The United States has the largest incarcerated population in the world, yet it is easy to forget about prisoners and their lives before and outside of prison. We usually do not think about these lives that our made invisible to us, hidden away in cells, and how prison steals possible futures of them and their loved ones. Directed by Ava DuVernay, Middle of Nowhere poignantly reminds audiences of the humanity that is not always shown in stories about prison.
Starring Emayatzy Corinealdi, David Oyelowo, and Omari Hardwick, the movie follows a young wife, Ruby (Corinealdi), who is struggling to keep in touch with her husband, Derek (Hardwick), who is locked up in prison for 8 years on a non-violent felony conviction. From the start, we see how Derek’s prison sentence is already affecting Ruby; she has decided not to go to medical school and to take only night shifts at the hospital so she can stay home during the day to receive Derek’s phone calls. She puts her future on hold in the hopes that he will be out in four years for good behavior.
Besides her two-hours bus rides to visit Derek and the phone calls, Derek is a haunting presence in Ruby’s life overall, which is shown in several scenes. Memories of their good times open to a couple of scenes of him magically appearing by her side, conjured up by Ruby’s yearning to be with Derek. The lighting in the film convey well the shadows of Derek hovering over Ruby’s life; the film feels gloomy and heavy.
But shocking news at Derek’s parole hearing turns Ruby’s strange stability for the past few years into a tailspin and into the arms of bus driver, Brian (Oyewolo). Her relationship with Brian takes her on a journey back to herself and opens her eyes to the reality of her life with Derek. The end with Ruby’s letter to Derek reveals not a fairytale ending but how complicated her relationships are because of all the possible choices she has now (now / here) and the possible futures she could have. “We are somewhere in the middle, between the forgotten and the foreseen…the past is gone and the future doesn’t exist until we get there.”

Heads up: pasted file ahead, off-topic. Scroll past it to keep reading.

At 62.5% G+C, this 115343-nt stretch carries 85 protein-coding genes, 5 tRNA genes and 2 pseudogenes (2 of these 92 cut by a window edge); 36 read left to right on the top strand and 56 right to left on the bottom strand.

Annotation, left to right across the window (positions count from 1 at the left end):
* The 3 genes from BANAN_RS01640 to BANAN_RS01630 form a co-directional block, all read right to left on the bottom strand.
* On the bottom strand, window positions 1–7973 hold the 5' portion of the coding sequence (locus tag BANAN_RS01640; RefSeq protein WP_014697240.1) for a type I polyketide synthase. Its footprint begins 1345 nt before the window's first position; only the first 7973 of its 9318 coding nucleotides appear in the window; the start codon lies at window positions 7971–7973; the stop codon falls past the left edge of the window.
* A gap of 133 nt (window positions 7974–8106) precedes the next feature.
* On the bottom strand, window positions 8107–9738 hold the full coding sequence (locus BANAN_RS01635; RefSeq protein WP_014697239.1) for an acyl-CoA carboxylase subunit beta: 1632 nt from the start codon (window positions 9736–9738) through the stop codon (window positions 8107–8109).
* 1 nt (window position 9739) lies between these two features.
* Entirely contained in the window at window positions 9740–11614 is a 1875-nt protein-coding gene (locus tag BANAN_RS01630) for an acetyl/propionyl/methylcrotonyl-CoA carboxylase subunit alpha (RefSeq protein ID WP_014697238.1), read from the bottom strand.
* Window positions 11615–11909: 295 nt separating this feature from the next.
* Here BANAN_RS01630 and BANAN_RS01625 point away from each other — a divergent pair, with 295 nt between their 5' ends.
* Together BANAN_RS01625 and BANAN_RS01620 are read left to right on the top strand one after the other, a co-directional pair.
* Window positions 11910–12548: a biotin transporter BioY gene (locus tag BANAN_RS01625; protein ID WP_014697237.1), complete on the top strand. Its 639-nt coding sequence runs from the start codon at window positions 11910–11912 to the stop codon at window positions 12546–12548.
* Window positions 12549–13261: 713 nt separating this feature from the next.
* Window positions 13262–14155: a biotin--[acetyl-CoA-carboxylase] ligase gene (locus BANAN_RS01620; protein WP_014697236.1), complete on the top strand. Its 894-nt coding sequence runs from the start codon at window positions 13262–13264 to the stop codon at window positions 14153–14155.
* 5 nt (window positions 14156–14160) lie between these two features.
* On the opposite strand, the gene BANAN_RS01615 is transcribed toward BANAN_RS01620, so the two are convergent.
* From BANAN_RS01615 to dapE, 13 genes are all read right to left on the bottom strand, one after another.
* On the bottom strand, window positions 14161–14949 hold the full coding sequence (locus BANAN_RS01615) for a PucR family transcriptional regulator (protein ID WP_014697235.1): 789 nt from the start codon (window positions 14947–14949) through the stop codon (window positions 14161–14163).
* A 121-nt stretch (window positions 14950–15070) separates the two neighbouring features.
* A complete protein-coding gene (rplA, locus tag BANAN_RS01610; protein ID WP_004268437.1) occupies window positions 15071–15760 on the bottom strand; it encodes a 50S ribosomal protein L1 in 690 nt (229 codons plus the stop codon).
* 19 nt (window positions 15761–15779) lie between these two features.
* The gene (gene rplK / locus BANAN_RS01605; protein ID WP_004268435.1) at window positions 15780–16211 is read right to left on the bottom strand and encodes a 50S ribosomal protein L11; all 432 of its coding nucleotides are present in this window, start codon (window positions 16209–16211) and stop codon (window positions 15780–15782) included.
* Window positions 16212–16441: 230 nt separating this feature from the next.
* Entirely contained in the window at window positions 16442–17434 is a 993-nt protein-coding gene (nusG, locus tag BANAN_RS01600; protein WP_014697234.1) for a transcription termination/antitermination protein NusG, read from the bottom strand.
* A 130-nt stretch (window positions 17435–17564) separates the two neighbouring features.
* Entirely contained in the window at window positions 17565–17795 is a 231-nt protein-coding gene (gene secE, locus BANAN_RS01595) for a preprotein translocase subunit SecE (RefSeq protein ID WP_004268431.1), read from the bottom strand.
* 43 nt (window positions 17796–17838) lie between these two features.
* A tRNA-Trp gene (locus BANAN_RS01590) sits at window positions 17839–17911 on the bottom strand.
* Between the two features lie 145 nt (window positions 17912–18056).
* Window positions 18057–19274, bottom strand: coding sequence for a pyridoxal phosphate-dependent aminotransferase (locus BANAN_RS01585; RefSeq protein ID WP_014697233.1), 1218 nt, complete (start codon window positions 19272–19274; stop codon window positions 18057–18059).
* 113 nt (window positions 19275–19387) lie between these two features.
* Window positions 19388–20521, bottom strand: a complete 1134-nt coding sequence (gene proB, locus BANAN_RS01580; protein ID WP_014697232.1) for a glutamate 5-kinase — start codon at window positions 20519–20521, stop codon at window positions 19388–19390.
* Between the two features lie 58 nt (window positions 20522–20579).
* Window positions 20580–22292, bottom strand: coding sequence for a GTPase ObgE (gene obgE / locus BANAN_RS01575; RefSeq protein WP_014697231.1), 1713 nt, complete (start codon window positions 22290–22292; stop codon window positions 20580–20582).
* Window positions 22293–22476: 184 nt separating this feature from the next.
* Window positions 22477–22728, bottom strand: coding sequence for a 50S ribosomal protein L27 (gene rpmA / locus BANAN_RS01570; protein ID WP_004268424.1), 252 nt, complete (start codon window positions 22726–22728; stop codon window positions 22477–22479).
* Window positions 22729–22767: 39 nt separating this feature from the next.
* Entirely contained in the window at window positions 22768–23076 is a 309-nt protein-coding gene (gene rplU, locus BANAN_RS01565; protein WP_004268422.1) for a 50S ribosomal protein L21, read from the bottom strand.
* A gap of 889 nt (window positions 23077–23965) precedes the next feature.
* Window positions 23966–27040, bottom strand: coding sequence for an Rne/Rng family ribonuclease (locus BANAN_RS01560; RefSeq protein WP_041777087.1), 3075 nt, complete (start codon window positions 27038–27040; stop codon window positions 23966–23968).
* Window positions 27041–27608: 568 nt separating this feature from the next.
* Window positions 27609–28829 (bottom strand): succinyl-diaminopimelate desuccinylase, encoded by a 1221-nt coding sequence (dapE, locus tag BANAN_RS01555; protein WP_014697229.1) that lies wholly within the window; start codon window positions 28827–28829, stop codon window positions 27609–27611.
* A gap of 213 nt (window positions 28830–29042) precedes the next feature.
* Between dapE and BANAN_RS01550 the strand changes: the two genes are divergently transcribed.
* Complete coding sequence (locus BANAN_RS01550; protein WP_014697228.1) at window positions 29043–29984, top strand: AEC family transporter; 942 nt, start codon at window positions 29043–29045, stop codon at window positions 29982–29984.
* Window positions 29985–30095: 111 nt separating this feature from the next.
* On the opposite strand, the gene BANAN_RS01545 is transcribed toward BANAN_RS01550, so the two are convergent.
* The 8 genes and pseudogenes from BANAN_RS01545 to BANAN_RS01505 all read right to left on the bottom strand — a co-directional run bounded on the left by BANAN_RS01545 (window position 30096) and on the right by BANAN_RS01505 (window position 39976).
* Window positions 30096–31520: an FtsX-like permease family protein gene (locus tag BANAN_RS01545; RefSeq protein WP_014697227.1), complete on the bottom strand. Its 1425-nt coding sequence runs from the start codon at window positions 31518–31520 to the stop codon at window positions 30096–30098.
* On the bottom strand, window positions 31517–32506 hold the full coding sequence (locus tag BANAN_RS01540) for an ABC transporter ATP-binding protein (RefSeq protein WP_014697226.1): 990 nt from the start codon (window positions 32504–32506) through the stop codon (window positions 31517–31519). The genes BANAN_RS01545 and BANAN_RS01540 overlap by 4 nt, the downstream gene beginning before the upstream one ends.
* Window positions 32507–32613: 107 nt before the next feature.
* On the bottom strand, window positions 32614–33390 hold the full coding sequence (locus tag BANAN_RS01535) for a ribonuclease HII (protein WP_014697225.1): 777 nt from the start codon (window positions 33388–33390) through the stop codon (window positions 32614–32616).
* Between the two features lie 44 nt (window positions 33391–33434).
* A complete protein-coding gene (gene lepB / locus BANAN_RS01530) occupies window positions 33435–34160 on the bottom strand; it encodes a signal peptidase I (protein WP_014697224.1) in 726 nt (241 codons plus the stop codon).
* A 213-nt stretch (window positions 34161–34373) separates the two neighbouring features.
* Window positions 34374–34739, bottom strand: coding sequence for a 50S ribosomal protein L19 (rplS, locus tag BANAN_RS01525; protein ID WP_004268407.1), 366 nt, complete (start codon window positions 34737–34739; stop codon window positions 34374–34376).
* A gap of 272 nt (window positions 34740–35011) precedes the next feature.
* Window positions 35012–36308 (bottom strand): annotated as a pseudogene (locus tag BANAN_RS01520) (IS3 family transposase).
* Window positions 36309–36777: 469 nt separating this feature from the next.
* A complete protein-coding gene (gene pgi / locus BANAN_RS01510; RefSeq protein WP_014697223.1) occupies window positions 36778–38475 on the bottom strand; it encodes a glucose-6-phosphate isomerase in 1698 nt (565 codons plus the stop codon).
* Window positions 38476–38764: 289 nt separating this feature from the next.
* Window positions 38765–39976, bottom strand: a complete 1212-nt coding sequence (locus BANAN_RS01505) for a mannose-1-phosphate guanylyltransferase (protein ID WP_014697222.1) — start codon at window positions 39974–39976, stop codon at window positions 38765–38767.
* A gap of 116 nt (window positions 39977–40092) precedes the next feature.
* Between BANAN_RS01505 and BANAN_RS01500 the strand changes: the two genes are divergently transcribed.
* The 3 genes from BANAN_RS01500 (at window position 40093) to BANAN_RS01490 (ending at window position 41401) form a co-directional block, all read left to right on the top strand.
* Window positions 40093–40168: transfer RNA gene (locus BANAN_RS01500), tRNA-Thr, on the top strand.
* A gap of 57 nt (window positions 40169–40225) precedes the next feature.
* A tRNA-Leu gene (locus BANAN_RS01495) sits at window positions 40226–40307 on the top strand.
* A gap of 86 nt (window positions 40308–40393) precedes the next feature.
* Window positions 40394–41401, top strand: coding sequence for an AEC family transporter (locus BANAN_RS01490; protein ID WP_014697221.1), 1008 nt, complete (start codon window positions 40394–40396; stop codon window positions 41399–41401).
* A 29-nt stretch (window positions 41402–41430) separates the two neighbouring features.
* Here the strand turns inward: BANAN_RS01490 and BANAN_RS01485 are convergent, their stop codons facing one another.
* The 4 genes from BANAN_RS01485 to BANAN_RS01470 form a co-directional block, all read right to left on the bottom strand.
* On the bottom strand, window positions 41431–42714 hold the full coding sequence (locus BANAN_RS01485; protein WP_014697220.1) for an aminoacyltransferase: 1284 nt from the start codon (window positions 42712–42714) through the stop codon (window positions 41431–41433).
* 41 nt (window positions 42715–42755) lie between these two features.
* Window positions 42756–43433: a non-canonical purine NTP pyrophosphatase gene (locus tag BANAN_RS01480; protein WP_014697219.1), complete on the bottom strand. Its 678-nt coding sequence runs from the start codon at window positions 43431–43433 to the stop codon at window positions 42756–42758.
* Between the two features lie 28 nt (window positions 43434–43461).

It a quietly strong and reflective film with touching performances from the entire cast. Even the supporting characters, like Ruth (Lorraine Toussaint), Ruby’s mother, and Rosie (Edwina Findley), her sister, satisfyingly help shape the film. Although I felt that the strained mother-daughter(s) relationship, a theme that was in DuVernay’s last film, I Will Follow, may not have been necessary or could have been fleshed out more, it does give some background to Ruby’s character. Importantly, the film, Middle of Nowhere, highlights the part of the world of prison life that we often do not get to see — the loved ones on the outside who are still connected to them.
Besides seeing the film, another way to support it is to sign the petition on Take Part to end the high cost rates of prison phone calls.